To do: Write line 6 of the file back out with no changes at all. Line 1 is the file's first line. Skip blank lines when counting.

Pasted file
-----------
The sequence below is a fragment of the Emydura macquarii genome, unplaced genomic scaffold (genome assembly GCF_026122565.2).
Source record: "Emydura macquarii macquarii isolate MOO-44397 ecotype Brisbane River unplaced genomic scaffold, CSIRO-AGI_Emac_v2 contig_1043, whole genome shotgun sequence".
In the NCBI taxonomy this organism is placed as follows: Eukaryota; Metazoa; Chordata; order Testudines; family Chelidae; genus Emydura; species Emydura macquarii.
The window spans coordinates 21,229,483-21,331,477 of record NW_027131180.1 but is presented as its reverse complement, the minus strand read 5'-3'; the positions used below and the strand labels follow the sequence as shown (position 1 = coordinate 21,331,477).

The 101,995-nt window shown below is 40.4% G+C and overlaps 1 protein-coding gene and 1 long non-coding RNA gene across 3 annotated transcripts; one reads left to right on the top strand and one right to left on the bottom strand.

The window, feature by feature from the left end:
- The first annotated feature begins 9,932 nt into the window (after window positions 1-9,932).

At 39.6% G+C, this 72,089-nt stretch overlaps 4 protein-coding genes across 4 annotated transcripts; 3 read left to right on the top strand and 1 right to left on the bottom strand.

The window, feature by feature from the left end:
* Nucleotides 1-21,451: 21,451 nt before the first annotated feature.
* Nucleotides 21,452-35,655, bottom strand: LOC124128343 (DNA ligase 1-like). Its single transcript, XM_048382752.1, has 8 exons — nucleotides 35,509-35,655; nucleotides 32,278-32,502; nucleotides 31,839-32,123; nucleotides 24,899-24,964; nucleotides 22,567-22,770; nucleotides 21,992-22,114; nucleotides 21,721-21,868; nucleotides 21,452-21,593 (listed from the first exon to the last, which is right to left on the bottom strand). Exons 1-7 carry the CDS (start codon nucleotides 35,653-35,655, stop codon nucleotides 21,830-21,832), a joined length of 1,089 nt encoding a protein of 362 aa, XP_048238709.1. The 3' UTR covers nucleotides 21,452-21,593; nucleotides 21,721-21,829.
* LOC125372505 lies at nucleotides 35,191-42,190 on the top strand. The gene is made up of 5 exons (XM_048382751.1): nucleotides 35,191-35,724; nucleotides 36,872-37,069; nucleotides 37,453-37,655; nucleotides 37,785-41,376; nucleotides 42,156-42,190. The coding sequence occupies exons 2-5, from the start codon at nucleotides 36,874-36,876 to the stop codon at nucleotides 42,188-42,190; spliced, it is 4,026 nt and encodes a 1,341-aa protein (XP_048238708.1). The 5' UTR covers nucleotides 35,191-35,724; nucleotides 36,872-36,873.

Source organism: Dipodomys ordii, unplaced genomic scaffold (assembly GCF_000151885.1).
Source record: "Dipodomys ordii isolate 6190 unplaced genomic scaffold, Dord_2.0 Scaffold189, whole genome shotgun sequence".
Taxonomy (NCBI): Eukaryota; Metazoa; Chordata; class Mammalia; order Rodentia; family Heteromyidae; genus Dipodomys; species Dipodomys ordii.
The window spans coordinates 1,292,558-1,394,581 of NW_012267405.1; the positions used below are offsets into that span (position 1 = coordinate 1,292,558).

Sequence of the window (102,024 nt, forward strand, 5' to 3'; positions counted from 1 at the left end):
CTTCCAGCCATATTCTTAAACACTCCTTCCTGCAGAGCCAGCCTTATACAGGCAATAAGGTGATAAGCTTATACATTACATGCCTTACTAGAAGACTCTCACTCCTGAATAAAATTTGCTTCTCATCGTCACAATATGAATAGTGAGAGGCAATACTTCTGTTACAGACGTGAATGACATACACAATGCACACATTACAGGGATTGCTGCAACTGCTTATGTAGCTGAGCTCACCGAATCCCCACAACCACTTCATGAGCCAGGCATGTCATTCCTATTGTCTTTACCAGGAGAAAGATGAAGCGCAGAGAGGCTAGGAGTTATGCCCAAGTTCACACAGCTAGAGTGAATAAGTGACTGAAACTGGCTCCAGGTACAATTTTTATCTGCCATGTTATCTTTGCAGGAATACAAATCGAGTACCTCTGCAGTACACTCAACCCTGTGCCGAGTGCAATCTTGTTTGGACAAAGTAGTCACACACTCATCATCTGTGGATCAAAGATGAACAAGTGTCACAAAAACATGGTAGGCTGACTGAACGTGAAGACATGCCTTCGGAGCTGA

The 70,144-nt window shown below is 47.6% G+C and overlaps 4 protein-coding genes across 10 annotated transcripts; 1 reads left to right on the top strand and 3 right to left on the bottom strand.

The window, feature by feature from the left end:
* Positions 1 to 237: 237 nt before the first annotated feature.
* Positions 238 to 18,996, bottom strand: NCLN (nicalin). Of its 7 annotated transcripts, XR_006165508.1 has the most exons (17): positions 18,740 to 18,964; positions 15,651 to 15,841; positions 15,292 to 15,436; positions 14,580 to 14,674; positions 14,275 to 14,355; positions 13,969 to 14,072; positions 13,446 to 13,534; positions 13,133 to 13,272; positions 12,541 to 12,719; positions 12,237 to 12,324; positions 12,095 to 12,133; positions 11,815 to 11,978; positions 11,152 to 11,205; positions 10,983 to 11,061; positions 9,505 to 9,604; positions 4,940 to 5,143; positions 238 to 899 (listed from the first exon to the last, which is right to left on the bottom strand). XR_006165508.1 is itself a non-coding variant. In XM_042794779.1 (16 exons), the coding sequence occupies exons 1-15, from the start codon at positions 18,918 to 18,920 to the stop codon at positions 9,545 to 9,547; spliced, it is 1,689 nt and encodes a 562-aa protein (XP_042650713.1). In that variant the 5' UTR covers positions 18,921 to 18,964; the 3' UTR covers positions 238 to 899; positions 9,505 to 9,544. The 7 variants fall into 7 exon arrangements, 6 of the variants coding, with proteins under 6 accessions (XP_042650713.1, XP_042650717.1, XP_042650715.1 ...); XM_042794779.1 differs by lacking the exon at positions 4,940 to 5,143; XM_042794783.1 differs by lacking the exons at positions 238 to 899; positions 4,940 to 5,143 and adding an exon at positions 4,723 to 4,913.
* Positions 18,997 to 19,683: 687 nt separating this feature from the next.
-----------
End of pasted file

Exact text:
The window, feature by feature from the left end: